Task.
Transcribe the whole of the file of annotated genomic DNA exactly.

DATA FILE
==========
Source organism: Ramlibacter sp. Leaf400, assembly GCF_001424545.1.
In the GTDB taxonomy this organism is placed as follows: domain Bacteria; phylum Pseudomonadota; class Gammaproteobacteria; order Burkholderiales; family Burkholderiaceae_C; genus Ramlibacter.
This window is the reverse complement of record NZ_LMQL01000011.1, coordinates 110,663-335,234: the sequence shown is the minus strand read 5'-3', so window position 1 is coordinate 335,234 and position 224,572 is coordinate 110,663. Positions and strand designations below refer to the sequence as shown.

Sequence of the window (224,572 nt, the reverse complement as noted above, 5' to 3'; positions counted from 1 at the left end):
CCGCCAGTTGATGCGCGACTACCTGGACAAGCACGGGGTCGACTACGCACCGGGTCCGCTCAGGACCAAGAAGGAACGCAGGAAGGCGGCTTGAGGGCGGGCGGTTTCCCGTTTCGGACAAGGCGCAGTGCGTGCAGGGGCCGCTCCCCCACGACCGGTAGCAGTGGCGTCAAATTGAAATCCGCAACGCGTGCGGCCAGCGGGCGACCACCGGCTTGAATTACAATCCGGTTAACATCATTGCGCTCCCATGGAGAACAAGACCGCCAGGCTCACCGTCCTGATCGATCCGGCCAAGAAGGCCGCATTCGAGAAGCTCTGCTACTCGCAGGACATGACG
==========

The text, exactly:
Source organism: Ramlibacter sp. Leaf400, assembly GCF_001424545.1.
In the GTDB taxonomy this organism is placed as follows: domain Bacteria; phylum Pseudomonadota; class Gammaproteobacteria; order Burkholderiales; family Burkholderiaceae_C; genus Ramlibacter.
This window is the reverse complement of record NZ_LMQL01000011.1, coordinates 110,663-335,234: the sequence shown is the minus strand read 5'-3', so window position 1 is coordinate 335,234 and position 224,572 is coordinate 110,663. Positions and strand designations below refer to the sequence as shown.

Sequence of the window (224,572 nt, the reverse complement as noted above, 5' to 3'; positions counted from 1 at the left end):
CCGCCAGTTGATGCGCGACTACCTGGACAAGCACGGGGTCGACTACGCACCGGGTCCGCTCAGGACCAAGAAGGAACGCAGGAAGGCGGCTTGAGGGCGGGCGGTTTCCCGTTTCGGACAAGGCGCAGTGCGTGCAGGGGCCGCTCCCCCACGACCGGTAGCAGTGGCGTCAAATTGAAATCCGCAACGCGTGCGGCCAGCGGGCGACCACCGGCTTGAATTACAATCCGGTTAACATCATTGCGCTCCCATGGAGAACAAGACCGCCAGGCTCACCGTCCTGATCGATCCGGCCAAGAAGGCCGCATTCGAGAAGCTCTGCTACTCGCAGGACATGACG